Sunday, 29 November, 2009

The typical Christmas dessert in Spain is a sweet called ‘turrón’. It is made with pealed sweet almonds (raw or toasted), honey and white of egg. Although the translation to English, according to the dictionary, is the word ‘nougat’, ‘turrón’ is actually a different product, with a different texture and a higher content in almonds. Because of its sweetness, this dessert combines well with a sweet wine like an aromatic, fine muscat.

There are two kinds of traditional ‘turrón’: the one made in Jijona (soft, made with a dough of pounded almonds) and the one made in Alicante (very hard, made with toasted almonds, honey and white of egg), both regions are near Valencia. Other traditional variants are ‘turrón de Agremunt’ (with hazelnut), ‘turrón de yema’ (with caramel and egg) and ‘turrón de mazapán’ (marzipan).

‘Turrón’ is a perfect seasonal product that is present in all supermarkets all over Spain since November and till the end of January. The positioning of the product is mainly related to the high quality of the ingredients, together with the artisan production. Interestingly, there is a brand that has been very successful with the statement that their product is ‘the most expensive in the word’, which is true: 5,4 Euro for 300 g of product (Alicante or Jijona), whereas the current brands are 2.5-3.2 Euro for the same amount.

Nowadays there is a huge variety of products called ‘turrón’ as well but in fact the only common characteristic they share with the traditional ‘turrón’ is the shape and the fact that they are present in the market during Christmas. They can be made with ingredients such as chocolate (black, milk and white), gelatine, sugar, glucose, milk, candy fruits, raisins, cherries, pine nuts, walnuts, rice, coconut, peanuts, coffee, tiramisú, vanilla, rum, liqueur, brandy, or any other, the only limit being the imagination of the producers.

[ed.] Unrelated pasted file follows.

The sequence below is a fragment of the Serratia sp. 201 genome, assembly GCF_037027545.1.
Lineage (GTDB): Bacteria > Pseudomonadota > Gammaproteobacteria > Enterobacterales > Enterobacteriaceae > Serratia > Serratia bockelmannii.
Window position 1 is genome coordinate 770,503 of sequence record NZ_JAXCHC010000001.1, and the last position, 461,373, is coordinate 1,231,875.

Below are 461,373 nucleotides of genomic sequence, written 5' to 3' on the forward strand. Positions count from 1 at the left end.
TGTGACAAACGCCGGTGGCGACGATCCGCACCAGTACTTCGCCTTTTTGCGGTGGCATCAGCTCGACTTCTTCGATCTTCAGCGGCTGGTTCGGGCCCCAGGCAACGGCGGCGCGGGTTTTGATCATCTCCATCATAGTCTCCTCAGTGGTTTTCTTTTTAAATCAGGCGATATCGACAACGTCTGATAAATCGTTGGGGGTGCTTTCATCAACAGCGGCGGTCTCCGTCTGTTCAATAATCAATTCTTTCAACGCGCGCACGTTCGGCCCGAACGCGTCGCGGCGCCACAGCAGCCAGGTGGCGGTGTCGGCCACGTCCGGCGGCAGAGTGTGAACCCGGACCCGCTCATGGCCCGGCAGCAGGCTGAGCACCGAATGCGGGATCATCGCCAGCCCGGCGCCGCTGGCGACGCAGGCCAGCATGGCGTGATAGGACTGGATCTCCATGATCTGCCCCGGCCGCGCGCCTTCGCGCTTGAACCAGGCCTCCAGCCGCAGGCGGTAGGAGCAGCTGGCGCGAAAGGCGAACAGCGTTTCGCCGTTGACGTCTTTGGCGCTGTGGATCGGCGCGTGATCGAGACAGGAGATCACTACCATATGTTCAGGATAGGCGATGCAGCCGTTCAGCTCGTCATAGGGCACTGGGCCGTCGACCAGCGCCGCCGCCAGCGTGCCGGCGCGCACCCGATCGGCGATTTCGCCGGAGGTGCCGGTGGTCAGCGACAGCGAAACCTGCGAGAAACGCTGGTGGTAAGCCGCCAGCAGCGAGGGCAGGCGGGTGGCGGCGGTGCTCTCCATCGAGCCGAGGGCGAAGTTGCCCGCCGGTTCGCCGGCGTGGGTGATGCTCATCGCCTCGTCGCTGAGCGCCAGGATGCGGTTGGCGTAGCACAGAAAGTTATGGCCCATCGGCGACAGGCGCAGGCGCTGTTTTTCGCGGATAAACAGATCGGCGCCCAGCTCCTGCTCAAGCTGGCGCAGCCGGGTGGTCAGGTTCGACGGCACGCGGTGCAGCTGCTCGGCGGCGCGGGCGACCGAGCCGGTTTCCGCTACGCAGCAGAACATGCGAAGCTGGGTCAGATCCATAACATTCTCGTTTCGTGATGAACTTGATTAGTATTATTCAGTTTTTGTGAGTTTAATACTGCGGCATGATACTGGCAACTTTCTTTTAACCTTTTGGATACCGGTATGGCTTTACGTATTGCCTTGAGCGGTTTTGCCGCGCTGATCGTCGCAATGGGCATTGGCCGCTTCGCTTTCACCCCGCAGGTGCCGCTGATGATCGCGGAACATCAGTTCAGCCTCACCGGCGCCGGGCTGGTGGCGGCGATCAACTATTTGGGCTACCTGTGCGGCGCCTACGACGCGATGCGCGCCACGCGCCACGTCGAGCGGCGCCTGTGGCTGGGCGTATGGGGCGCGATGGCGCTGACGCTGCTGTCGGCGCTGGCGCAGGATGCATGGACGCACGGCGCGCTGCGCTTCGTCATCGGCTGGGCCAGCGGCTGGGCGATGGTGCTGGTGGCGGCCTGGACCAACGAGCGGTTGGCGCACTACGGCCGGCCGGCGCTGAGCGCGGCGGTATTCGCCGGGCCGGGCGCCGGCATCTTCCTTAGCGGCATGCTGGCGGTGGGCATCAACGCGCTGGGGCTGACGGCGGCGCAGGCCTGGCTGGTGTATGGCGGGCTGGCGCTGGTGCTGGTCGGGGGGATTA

In Spain, ‘turrón’ is only consumed for Christmas. In order to try and maintain the business during the whole year, producers are exporting progressively more this product, and they made ‘turrón’ ice cream. ‘Turrón has also become a typical souvenir tourists buy in Spain so it can be found in shops for tourists, and particularly in motorway shops, during the whole year.

It is said that during the succession war (1702-14, when Charles, archduke of Austria and Philip, duke of Anjou fought for the Spanish crown after the death of Carlos II in 1700), a pastrycook named Pau Torrons created the ‘torró’ in Barcelona, as a survival rationing in a besieged city. He employed the sole aliments available: almonds and honey. However, this theory is not very consistent, for it has been proved that in Jijona and in Alicante they made this sweet before the time of Pau Torrons. It is more probable that the ‘turrón’ came to Spain from the Arabic conquerors. In fact, it is known that when the Arabs dominated Iberia, they already made a sweet named ‘halvo’ and now, in Turkey and in Near East a very similar sweet is still present in the local gastronomy, called ‘halva’. The name ‘torró’ probably comes from the word ‘torrar’, that in Catalan means ‘to toast’.